Tim Finn Review: Katy Guillen & The Girls

Katy Guillen commemorated her birthday Saturday night in a big way: in front of a boisterous crowd of about 600 inside The Garage at Knuckleheads.

The show was much more than a birthday celebration; it was also a grand farewell.  After nearly seven years together, her band, Katy Guillen & The Girls (Guillen, Claire Adams and Stephanie Williams), are embarking on what they ‘re calling “an indefinite hiatus,” a euphemism for breaking up.

Saturday’s show would prove to be a rousing and righteous sendoff: a sterling showcase of the trio’s songwriting, musicianship, and taut, polished stage show.

The evening began with a set from Olivia Fox, a Kansas City trio (Lauren Flynn, Tiffany Smith and Aubrey Callahan) that gives its melodic folk-based songs unique and clever twists, lacquering nearly all of them with radiant two- and three-part harmonies.

Their set included two songs from a recently released four-song EP of covers, Renditions: a dramatic reconstruction of Bon Jovi’s You Give Love a Bad Name and then a splendid remake of the Cranberries’ Zombie.

They would return at night’s end to join Guillen and The Girls for the evening’s finale: a joyous cover of Tom Petty & The Heartbreakers’ American Girl.

The headliners took the stage to the sounds of Walk Like an Egyptian by the Bangles, another all-women band that made heavy waves in its time and inspired girls to learn an instrument and start a band.  Their name would be invoked later in the show.

The 28-song setlist plumbed the band’s three full-length albums and brand-new EP plus Guillen’s pre-Girls album, When I Get Away, recorded with ace drummer Go-Go Ray.

The blues is their foundation, the bedrock from which nearly all sounds spring, but over the course of six-plus years, they developed ways of imparting and imposing their own traits and ways upon their songs, at times insinuating, explicitly and implicitly, other genres: metal, hard rock, even prog-rock. A new song, the ebullient In Love With an Idea, felt sprung from the early days of rock ‘n’ roll.

Guillen is a dynamic guitarist, whether discharging rhythmic riffs underneath her lead vocals or leading the band on an instrumental foray. Her solos are efficient as they are brilliant—void of noodling and shredding and bereft of rock-blues clichés.

Although some of their songs are built on progressions that are standard and familiar, she, Williams (drums) and Adams (bass) take them to fresh, improved and reinvigorated places. It’s like hearing an old joke with a new, wittier punchline.

All that was evident in their reworkings of standards like Baby Please Don’t Go and Got My Mojo Working.

But they can write outside the blues realm, too, as is apparent on Four Walls, the four-track EP they recorded in the band’s waning weeks. It was issued as a final gift to their fans, they said, but it’s so good it also feels a little like salt in a wound.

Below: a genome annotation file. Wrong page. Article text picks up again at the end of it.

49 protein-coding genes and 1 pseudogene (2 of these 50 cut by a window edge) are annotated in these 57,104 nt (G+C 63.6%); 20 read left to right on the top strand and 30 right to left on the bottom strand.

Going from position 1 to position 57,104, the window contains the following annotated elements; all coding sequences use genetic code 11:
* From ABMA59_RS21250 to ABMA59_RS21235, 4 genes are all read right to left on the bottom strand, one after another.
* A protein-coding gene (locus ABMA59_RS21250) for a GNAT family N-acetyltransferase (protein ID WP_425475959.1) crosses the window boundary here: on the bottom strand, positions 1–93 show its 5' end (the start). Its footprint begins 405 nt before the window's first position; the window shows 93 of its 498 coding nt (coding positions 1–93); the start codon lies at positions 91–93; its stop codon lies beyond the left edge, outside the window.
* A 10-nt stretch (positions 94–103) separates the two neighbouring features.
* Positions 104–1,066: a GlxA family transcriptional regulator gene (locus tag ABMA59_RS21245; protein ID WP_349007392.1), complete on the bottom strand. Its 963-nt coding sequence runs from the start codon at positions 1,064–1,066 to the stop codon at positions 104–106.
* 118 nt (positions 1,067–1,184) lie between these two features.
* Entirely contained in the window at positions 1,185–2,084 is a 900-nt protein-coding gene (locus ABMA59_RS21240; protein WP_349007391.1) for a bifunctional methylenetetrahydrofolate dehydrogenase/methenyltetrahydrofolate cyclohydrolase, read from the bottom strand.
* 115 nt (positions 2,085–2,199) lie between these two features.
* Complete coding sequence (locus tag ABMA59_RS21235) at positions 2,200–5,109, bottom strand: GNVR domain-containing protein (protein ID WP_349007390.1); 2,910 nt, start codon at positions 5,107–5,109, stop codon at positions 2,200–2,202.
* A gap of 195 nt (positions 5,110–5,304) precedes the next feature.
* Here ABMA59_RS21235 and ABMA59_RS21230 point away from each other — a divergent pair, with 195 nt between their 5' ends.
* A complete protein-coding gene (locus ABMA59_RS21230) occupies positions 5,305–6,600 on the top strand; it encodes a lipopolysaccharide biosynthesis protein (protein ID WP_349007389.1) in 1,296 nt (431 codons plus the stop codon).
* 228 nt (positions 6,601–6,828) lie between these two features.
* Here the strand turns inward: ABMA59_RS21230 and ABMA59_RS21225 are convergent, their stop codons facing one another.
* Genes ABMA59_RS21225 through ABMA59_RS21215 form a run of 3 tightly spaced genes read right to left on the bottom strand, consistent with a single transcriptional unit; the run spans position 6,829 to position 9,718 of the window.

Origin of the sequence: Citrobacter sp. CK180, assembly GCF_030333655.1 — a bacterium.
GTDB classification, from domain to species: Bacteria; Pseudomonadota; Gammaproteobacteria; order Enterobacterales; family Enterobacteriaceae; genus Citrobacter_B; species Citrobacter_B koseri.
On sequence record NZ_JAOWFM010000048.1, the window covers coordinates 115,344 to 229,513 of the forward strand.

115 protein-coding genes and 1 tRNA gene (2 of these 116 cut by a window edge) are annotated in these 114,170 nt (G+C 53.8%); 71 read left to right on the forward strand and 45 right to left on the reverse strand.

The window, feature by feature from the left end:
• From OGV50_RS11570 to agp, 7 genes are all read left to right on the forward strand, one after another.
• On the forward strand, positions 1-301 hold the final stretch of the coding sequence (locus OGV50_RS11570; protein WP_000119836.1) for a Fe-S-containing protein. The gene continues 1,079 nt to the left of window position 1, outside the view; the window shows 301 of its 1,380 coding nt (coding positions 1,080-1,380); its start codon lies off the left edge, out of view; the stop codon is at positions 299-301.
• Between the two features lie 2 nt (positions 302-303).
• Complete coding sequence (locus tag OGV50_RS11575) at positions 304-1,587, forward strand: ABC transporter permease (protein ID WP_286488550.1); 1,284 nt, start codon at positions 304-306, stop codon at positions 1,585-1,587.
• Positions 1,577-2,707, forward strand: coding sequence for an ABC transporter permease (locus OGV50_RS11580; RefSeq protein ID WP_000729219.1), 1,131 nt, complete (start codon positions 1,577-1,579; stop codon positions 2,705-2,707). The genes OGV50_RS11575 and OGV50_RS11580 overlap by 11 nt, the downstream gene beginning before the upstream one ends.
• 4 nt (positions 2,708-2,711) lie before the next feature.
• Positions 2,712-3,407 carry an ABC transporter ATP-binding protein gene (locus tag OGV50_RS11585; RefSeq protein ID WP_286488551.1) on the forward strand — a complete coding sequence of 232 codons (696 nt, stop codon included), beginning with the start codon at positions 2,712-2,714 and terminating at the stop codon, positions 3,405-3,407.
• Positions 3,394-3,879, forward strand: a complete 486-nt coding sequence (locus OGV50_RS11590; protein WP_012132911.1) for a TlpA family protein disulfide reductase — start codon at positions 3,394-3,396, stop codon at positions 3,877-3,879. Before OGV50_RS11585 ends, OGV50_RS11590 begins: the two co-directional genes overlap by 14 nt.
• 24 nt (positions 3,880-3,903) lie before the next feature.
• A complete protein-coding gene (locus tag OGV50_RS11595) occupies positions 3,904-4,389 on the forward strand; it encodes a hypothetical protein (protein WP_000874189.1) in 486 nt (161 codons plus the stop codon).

The hard-pop song City of Fountains was introduced as a “Bangles Bastards” song for its inspirations: the Bangles and the Heartless Bastards (whose singer, Erika Wennerstrom, is one of Guillen’s vocal inspirations).  Back to Normal, also from Four Walls, is a swath of fetching jangle folk-pop that erupts into a wigged-out rock jam.

Before leading the band through a rip-snorting cover of When the Levee Breaks, Guillen stopped to tune her guitar. It took a few moments longer than expected, so she apologized but also implied it was a way of delaying the inevitable: the evening’s end.

She would also declare the night a “celebration,” as in not a wake or memorial service, no reason to mourn or be sad but a time to revel in accomplishments. And memories.

Towards the end of the first set, Guillen got sentimental as she introduced the title track to Four Walls. The tender ballad is an elegy to her grandmother, who, dubious about Guillen’s pursuit of a career in music, advised her to get a degree, “a fall back.” Before she died, however, she “squeezed my hand” and let Guillen know how proud she was of her granddaughter and her career in music.

Any parent who experiences a child’s graduation, whether from middle school, high school or college, knows the feeling of deep bittersweetness: a mix of melancholy and pride and a concrete sense that much time has passed.

And that’s what this show felt like: a valediction, a time to celebrate the past and anticipate what lies ahead.

Don’t Get Bitter; Old Best Friend; Don’t Need Anyone; Don’t Turn Your Back; Play My Sorrows; Smaller Each Day; Back in Kansas City; Woke Up In Spain; Stalling on Dreams; Cold Was The Night; Heavy Days; The Load; The Race; Humbucker; Quiver; When the Levee Breaks; Waking Up From You; In Love With an Idea; City of Fountains; Can’t Live Here; Four Walls; Got My Mojo Workin’; Grind; Earth Angel; Baby Please Don’t Go. Encore: Red House; Back to Normal; American Girl.